Ignore the fact that my Google Reader stats haven’t moved in months, here’s something new. I average 45.5 posts per week. I wonder what a .5 post looks like?
Flickr introduces more stats. You have to sign up for the service and the links are located on the right hand side of your pictures where all the other information is.
Thanks again for all of your clicks, links, RSS readership, and more. Blogging is fun again.
Louise Story – “[T]he Internet has given publishers a new form of ammunition: raw server data with precise numbers of site visits and page views. This data does not correlate directly to the number of visitors, but it does give them ballpark figures that they say are far more accurate than the extrapolations drawn by ratings companies based on panel sampling”
Mike Arrington – “If you find yourself in a rut and turning into one of the complainers, ask yourself if you are writing because you want attention, or because you love to write”
I started LS to force myself to keep current. Now, I continue to blog for currency/attention/marketing. I think we need to stop kidding ourselves on why we blog. Don’t we all like a little attention?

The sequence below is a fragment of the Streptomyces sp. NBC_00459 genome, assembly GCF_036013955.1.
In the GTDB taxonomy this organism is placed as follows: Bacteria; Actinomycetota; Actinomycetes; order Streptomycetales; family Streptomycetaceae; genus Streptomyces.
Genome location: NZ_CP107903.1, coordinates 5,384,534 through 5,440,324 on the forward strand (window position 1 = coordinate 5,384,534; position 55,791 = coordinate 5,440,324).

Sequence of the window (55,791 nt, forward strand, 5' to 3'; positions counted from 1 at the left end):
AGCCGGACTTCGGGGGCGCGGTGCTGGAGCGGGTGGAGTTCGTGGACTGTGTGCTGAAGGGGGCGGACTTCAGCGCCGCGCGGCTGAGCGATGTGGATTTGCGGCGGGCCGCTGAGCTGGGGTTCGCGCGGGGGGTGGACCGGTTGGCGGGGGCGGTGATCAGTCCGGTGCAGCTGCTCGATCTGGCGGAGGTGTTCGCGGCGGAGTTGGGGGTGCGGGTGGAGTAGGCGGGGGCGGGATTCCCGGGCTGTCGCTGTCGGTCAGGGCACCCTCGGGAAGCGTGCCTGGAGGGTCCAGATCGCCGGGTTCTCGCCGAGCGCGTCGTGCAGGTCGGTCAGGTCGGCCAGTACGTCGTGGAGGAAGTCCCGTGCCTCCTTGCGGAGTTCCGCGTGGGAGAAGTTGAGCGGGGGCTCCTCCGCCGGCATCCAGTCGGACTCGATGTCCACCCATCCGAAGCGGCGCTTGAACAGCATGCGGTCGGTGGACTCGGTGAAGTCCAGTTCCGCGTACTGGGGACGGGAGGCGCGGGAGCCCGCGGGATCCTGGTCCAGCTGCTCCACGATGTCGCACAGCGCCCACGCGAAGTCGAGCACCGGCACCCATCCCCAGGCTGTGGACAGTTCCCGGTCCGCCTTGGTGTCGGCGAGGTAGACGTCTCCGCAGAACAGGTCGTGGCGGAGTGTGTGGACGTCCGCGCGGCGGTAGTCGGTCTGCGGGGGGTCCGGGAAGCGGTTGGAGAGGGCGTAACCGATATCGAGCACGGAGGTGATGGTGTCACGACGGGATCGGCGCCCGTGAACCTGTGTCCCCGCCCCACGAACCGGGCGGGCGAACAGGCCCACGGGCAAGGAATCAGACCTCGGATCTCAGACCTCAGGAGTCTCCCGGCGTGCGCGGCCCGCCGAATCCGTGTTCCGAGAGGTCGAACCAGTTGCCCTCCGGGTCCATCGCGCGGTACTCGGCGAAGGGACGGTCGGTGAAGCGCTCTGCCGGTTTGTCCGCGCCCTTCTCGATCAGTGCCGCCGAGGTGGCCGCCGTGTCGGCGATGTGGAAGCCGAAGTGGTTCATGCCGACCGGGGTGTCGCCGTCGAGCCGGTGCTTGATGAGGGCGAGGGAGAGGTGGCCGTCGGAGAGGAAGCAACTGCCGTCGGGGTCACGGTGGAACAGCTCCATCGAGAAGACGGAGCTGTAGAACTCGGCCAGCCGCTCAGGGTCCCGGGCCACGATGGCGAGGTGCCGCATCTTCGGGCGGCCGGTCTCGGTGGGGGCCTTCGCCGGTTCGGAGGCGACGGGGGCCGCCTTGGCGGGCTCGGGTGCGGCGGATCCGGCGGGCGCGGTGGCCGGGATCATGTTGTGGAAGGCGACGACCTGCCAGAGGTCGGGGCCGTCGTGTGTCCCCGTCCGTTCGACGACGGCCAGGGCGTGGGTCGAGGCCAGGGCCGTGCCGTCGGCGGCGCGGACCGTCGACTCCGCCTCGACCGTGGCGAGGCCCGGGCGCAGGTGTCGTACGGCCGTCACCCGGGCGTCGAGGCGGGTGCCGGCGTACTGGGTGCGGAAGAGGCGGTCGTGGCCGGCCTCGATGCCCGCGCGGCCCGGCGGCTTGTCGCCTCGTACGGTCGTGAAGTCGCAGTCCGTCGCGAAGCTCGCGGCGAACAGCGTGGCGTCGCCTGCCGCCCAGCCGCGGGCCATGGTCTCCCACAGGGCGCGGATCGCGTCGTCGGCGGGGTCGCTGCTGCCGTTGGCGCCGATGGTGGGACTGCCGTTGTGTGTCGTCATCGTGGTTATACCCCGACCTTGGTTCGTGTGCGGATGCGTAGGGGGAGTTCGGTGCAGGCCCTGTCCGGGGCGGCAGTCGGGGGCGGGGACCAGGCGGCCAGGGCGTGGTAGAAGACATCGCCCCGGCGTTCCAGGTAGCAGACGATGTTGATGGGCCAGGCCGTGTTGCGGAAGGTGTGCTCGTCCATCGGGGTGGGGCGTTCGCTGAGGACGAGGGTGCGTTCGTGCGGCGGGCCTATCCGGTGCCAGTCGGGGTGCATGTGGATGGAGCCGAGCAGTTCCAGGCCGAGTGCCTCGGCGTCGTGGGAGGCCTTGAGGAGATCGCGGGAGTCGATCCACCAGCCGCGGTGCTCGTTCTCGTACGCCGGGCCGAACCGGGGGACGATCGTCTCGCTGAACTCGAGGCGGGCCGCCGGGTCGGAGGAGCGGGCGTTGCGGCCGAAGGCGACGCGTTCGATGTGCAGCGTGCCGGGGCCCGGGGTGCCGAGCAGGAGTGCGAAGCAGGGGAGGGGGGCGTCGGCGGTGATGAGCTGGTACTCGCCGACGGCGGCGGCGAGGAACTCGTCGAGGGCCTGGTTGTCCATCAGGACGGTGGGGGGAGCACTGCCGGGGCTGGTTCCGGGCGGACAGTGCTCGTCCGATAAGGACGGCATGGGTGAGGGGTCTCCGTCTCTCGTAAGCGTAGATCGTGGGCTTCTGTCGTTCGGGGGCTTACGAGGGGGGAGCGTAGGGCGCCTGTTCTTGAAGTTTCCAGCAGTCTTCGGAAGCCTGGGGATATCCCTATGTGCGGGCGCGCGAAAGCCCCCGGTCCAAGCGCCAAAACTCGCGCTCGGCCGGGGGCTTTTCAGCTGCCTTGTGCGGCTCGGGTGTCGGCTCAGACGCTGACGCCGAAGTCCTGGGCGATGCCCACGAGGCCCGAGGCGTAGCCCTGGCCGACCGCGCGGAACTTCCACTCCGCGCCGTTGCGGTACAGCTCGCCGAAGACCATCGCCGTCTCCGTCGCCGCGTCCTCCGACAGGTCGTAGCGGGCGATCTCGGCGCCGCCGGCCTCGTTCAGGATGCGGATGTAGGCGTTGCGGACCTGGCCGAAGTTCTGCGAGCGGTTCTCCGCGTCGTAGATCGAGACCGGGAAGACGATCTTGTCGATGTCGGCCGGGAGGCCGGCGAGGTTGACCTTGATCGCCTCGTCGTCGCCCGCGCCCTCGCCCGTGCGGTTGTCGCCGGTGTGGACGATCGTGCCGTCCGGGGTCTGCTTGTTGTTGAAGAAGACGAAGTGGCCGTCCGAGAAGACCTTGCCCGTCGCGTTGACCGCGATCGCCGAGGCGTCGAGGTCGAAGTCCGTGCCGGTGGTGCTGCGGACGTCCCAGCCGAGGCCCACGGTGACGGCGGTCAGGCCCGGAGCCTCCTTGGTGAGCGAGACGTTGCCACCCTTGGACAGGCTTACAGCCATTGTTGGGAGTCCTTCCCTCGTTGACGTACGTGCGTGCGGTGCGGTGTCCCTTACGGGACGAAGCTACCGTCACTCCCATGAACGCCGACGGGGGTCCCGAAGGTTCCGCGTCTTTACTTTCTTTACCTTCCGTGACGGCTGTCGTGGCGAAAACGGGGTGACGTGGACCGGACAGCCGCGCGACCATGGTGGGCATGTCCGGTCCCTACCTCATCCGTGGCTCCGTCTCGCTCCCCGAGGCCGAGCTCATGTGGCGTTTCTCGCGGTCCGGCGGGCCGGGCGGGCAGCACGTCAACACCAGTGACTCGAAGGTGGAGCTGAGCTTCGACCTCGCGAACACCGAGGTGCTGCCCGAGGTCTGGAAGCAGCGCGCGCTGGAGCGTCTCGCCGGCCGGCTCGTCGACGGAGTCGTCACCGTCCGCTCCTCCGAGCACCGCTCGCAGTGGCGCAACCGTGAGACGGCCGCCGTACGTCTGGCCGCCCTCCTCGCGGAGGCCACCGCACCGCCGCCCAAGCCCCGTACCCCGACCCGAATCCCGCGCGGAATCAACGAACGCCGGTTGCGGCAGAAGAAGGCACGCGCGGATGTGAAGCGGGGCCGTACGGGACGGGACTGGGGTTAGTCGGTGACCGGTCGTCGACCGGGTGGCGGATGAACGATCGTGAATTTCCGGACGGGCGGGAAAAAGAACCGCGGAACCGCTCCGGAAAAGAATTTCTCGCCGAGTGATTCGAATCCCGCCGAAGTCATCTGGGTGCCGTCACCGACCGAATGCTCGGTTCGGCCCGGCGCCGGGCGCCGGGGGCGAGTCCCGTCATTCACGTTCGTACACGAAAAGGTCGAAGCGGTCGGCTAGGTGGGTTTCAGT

Dave Winer – “Ultimately what matters to me is not how many people subscribe to my feed, rather how much of a connection I can make with the people I want to connect with.”
Google must be making some changes.
Update: From the Google Reader Blog – “These numbers include subscribers across all Google services, including Reader, iGoogle, and Orkut. You can see them in Reader’s feed search results (pictured below) and the Google Webmaster Tools. Additionally, our crawler reports them to the publisher each time we fetch the feed. Reader’s feed search was recently showing stale and incomplete data, but as of today (October 15) the numbers should be the same everywhere.”